Saskatchewan Crop Commissions Meet With Minister Bibeau to Discuss Harvest, Trade and Transportation
November 26, 2019
Directors from Sask Wheat, SPG, and SaskCanola, met with Federal Minister Hon. Marie-Claude Bibeau, in Regina on Monday to discuss this year’s harvest, ongoing trade issues, the impact of the CN Rail work stoppage, and systemic transportation challenges grain farmers face.
Directors from the Saskatchewan Wheat Development Commission (Sask Wheat), the Saskatchewan Pulse Growers (SPG), and the Saskatchewan Canola Development Commission (SaskCanola), met with the Federal Minister of Agriculture and Agri-Food, the Hon. Marie-Claude Bibeau, in Regina on Monday to discuss this year’s harvest, ongoing trade issues, the impact of the CN Rail work stoppage, and some systemic transportation challenges grain farmers face. All the factors discussed are compounded with the level of risk farmers are facing and the need for major reform to Business Risk Management programming.
“This was an important opportunity to communicate with Minister Bibeau and Agriculture and Agri-Food Canada officials,” said Sask Wheat Chair Laura Reiter. “This has been one of the most difficult harvests in many years, which has had a major impact on the quality of crops, and transportation constraints add to those challenges. We are pleased to see that CN and their union have come to a tentative agreement and that work will resume soon. We will continue to pursue improvements in the transportation system, as grain transportation and handling needs to be consistent and affordable for grain farmers to capture marketing opportunities.”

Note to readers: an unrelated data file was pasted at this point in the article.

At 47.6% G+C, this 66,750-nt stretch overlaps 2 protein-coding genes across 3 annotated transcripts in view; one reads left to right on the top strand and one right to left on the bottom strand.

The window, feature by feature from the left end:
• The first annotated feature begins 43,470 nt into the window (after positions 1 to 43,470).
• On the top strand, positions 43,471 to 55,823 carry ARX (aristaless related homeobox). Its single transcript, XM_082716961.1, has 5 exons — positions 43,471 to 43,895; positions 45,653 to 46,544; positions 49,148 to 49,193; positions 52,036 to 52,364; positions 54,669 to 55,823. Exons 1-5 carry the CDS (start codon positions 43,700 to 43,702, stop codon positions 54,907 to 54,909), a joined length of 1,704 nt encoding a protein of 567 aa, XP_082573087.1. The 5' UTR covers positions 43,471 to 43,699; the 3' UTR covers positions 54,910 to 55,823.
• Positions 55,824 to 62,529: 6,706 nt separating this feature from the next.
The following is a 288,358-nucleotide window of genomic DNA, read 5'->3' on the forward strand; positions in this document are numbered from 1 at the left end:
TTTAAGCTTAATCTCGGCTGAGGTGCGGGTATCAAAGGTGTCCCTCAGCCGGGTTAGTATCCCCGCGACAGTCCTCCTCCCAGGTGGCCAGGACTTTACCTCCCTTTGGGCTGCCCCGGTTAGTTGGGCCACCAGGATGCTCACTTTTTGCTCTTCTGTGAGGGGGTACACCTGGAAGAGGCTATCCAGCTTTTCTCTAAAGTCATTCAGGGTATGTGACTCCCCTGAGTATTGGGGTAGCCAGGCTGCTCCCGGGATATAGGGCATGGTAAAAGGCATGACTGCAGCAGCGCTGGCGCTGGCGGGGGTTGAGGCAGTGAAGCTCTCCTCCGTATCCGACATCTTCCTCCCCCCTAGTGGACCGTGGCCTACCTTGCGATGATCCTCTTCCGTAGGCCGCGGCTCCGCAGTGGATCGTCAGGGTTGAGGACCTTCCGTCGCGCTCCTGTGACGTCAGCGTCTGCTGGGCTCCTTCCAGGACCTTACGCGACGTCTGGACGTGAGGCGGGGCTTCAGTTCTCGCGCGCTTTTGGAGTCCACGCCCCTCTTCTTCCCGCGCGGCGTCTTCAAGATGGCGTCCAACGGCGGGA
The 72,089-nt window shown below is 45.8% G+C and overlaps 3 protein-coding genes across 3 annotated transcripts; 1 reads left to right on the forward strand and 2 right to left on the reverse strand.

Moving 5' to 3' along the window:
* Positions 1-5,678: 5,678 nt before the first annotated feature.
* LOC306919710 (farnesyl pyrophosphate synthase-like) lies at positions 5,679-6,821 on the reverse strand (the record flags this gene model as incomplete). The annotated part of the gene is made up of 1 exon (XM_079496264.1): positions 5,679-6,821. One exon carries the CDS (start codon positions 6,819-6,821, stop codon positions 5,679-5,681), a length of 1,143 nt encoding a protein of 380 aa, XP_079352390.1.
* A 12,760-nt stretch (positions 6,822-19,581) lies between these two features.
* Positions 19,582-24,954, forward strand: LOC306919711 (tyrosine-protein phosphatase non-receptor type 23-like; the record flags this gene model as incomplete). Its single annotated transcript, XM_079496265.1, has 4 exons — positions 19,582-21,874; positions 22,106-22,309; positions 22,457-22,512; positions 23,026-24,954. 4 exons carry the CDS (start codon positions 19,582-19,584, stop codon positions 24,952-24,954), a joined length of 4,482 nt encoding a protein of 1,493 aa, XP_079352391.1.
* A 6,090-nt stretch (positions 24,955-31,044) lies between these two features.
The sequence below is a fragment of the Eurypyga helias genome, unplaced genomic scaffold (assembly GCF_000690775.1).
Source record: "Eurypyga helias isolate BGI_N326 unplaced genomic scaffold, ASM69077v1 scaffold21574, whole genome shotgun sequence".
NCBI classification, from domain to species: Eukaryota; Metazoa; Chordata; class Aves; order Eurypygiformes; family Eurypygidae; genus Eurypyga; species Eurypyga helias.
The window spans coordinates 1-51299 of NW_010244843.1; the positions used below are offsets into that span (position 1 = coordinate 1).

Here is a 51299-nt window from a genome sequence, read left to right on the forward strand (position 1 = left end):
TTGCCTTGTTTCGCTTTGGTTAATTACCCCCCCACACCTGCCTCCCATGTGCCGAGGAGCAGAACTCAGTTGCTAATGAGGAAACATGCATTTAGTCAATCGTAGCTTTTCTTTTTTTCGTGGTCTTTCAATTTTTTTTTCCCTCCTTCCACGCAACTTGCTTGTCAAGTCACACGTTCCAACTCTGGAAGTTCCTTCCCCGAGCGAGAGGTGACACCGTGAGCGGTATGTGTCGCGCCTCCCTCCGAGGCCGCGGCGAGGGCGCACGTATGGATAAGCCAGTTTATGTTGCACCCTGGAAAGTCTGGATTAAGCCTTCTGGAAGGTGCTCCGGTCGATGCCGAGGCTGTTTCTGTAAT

Pulse growers are facing significant challenges in trade, as pulses continue to be subject to trade tariffs in Canada’s top export market, India. “These tariffs have caused pulse exports to reach record low prices and have caused pulse farmers across the province significant duress,” said SPG director Chad Doerksen. “In the long-term, the pulse industry is working to diversify markets for pulse crops to reduce our reliance on singular export markets, and will do this through developing new-use and new market opportunities for Canadian pulses and pulse ingredients.”
China’s trade action on Canadian canola imports has had a major financial impact on Saskatchewan’s canola growers. “Our farmers are facing market challenges in a number of crops along with weather challenges in many regions of the province,” said SaskCanola Chair Lane Stockbrugger. “This is the time when effective Business Risk Management programs are critical to help carry through the uncertainty. It was a good opportunity to meet with Minister Bibeau and raise the concerns that are on the minds of many Saskatchewan farmers.”